Instant Writing Gratification

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I love sewing. I lay out the fabric on my sewing table, cut out the pattern pieces, pin them and start sewing. Pretty soon a whole bunch of flat shapes are put together into a garment that I can wear out in the world. In the space of an afternoon, I have a pair of harem pants, a long chemise or a full, flowy skirt.

Writing short stories is, for me, much the same. It’s instant writing gratification. (Okay, not “instant”, but you know what I mean.) When the spirit moves me, I can whip out a draft of a short story in a day or two. I’ll spend a few more days revising, and suddenly, there it is. One little adventure, complete and ready to read. I love the precision, the simplicity. A novel requires a commitment from the reader, a commitment that is different with every person who picks up the book, but which is lengthy nonetheless. A short story doesn’t ask the same commitment. It’s easily and quickly consumed, yet the best ones leave their mark the same way a novel can. How cool is that?

A couple of weeks ago, I was asked to talk about my favorite short stories for SF Signal’s Mind Meld feature. I had such a good time talking about them, because the two stories I decided to share were two that had stayed with me for years. Despite being only a few pages long, they’d contained characters who became real to me, and events that stirred my soul. The details that make novels memorable are the same things that make short stories work.

So today, tell me your favorite short stories, and what makes them special to you.

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8 comments to Instant Writing Gratification

  • Night of the Fell Furbies! Oh, no, wait, that was one of mine that I never tried to pub because I figured I couldn’t use the Furbie name and didn’t wanna bother changing it. 😉 Though it is special because I wrote it as a final project in my Advanced English class that I got to read to everyone at the end. Everybody loved it.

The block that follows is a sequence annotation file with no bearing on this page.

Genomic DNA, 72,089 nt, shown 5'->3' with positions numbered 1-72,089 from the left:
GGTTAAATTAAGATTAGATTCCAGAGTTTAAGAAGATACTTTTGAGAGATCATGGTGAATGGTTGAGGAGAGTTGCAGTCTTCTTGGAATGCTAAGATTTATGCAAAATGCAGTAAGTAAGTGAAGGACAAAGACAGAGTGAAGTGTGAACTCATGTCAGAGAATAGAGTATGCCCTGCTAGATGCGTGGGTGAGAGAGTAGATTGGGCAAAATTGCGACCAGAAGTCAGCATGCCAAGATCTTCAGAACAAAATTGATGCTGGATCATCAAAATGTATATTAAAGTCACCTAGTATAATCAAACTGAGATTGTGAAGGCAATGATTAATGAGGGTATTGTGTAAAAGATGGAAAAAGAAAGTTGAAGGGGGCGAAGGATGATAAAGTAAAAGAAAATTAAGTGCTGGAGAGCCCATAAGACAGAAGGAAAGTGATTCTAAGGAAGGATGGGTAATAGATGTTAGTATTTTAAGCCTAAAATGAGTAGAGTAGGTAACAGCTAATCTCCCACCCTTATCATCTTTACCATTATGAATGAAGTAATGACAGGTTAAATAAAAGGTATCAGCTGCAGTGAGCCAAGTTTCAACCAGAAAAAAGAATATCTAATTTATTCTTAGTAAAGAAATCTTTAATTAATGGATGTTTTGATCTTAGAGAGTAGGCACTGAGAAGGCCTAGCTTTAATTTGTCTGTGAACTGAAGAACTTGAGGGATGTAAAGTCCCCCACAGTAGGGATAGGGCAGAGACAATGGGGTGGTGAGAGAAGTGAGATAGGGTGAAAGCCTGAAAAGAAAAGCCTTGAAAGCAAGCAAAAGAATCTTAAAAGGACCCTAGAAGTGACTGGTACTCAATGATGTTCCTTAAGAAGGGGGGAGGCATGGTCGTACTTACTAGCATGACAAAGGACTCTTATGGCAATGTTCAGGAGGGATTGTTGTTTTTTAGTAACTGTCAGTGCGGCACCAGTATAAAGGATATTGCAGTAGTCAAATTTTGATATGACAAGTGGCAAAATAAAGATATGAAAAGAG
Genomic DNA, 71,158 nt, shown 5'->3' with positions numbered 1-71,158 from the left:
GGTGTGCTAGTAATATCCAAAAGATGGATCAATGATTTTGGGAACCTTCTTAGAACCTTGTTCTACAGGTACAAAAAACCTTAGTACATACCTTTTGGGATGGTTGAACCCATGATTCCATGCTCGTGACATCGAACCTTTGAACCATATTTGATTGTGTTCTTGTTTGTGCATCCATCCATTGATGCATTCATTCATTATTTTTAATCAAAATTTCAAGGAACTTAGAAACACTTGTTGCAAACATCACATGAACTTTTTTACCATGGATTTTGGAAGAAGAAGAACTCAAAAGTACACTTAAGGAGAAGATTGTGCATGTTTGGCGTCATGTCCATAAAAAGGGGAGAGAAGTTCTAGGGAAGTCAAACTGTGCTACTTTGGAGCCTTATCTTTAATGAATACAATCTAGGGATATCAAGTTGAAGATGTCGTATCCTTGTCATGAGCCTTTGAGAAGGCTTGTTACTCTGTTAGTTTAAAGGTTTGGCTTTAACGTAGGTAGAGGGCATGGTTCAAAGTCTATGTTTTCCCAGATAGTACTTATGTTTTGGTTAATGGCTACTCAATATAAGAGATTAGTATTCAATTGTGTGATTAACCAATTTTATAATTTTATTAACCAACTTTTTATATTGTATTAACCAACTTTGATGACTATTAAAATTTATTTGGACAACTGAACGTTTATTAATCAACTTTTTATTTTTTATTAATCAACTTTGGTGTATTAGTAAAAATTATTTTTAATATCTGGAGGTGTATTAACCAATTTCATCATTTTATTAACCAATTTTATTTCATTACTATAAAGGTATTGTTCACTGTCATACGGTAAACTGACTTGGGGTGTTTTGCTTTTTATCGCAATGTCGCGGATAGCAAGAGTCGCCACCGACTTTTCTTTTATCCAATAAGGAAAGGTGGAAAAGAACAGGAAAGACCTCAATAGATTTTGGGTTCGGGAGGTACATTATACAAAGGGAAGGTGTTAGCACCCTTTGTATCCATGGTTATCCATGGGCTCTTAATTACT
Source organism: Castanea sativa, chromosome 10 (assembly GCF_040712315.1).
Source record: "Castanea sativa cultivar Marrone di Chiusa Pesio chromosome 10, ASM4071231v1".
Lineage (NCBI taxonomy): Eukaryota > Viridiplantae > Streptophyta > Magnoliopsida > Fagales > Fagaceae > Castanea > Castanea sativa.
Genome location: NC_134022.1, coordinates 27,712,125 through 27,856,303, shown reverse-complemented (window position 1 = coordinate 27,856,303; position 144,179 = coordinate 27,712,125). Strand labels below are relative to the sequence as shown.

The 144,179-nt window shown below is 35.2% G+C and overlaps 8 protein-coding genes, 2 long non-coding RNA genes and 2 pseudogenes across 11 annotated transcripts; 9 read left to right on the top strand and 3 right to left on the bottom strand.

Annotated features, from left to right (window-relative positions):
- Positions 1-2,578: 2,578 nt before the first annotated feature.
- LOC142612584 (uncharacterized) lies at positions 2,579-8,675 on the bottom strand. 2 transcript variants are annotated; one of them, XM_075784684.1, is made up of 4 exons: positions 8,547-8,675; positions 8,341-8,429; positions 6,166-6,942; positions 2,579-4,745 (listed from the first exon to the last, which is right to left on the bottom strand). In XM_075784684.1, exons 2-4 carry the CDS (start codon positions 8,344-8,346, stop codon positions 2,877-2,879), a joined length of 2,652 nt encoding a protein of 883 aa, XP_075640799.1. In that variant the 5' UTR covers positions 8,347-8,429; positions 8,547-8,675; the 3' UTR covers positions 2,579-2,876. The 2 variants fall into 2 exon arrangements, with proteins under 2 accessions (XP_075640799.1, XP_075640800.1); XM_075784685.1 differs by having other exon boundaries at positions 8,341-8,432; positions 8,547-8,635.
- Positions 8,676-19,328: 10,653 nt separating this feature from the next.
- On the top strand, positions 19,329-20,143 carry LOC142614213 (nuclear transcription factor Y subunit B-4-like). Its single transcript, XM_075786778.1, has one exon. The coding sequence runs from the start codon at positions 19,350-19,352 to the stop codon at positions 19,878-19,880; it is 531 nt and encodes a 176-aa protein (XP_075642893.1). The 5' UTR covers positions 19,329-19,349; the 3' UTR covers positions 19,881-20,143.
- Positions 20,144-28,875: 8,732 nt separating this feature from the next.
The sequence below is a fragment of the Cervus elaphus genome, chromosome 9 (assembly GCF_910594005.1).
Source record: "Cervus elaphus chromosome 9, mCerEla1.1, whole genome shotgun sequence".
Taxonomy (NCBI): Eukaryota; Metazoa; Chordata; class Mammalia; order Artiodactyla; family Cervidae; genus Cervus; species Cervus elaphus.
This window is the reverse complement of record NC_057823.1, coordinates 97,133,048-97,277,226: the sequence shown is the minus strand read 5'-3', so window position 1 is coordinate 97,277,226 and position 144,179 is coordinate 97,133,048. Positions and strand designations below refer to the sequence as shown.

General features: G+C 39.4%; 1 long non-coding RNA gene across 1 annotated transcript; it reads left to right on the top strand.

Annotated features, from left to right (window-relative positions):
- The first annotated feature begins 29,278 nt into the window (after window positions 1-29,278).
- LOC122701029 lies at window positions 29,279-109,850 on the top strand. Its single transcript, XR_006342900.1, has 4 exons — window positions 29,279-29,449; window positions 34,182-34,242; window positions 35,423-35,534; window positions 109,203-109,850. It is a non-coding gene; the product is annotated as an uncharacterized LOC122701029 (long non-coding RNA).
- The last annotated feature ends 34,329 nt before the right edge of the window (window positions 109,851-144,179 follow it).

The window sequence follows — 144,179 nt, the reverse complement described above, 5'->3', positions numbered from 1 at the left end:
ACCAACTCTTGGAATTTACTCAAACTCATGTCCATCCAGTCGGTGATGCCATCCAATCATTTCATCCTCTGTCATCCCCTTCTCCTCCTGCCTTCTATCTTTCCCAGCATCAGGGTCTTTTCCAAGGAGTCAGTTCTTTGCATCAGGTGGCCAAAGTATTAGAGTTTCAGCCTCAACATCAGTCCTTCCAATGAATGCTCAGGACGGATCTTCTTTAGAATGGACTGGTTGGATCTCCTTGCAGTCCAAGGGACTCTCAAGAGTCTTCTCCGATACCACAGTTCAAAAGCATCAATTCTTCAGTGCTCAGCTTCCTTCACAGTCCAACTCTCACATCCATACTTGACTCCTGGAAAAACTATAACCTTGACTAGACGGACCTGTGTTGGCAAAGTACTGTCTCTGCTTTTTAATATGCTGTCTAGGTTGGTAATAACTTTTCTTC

Honestly, there weren’t too many I can actually point to and say they were special to me, at least not in the fantasy/sci-fi field. I was too into novels to bother with short fiction.

    However, there were two shorts I read in high school that were particularly interesting to me and I still remember to this day. One was The Lottery by Shirley Jackson and the other was The Carnival by Michael Fedo. Both lottery stories with dark endings, but with all the other junk in those lit books those two really stood out.

    Other than that, I always liked Poe. Telltale Heart, The Cask of Amontillado, The Raven (though that’s more poetry it still tells a story). These all appealed to my twisted side.

  • Like Daniel, I’d have to put The Lottery and The Cask of Amontillado on my list.

    Here are a couple more:

    History Lesson by Arthur C. Clarke
    Unworth of the Angel by Stephen R. Donaldson
    The Conquerer Worm by Stephen R. Donaldson

  • That’s supposed to be Unworthy of the Angel

  • Guin

    “A Rose for Emily” by William Faulkner. They made us read it at school as an example of non-linear storytelling, but it stuck with us because it was so. Darned. Creepy. Most short stories don’t stick with me too strongly, but that one did.

    “The Veldt” by Ray Bradbury is another I really liked. I guess I like creepy. 😛 It sticks with me longer, anyway.

  • Oh, I like creepy, too. 😀 “A Rose For Emily” is the only piece of William Faulkner’s writing that doesn’t make me want to murder the man. Not really Faulkner’s fault – more an issue with my ENG 102 professor in college, but Faulkner gets the blame.

    “The Cask of Amontillado” may be my favorite story of all time. I read it for a podcast back at RavenCon, but so far it hasn’t been posted anywhere to listen to.

  • “Rappaccini’s Daughter,” by Nathaniel Hawthorne. Beautiful, horrific, utterly memorable. I read it twenty-five years ago, at least, and there are still passages that I can recite from memory.

  • While I have to agree with the others above about the lottery and Poe’s works, Hawthorne’s “Young Goodman Brown” always stayed with me too. It stayed enough that I rewrote it for one lit class in college from the devil’s perspective. Wish I knew where that was these days.

  • AWere

    Well, these are more novellas than short stories, but I love “Rage” and “The Long Walk” by Stephen King.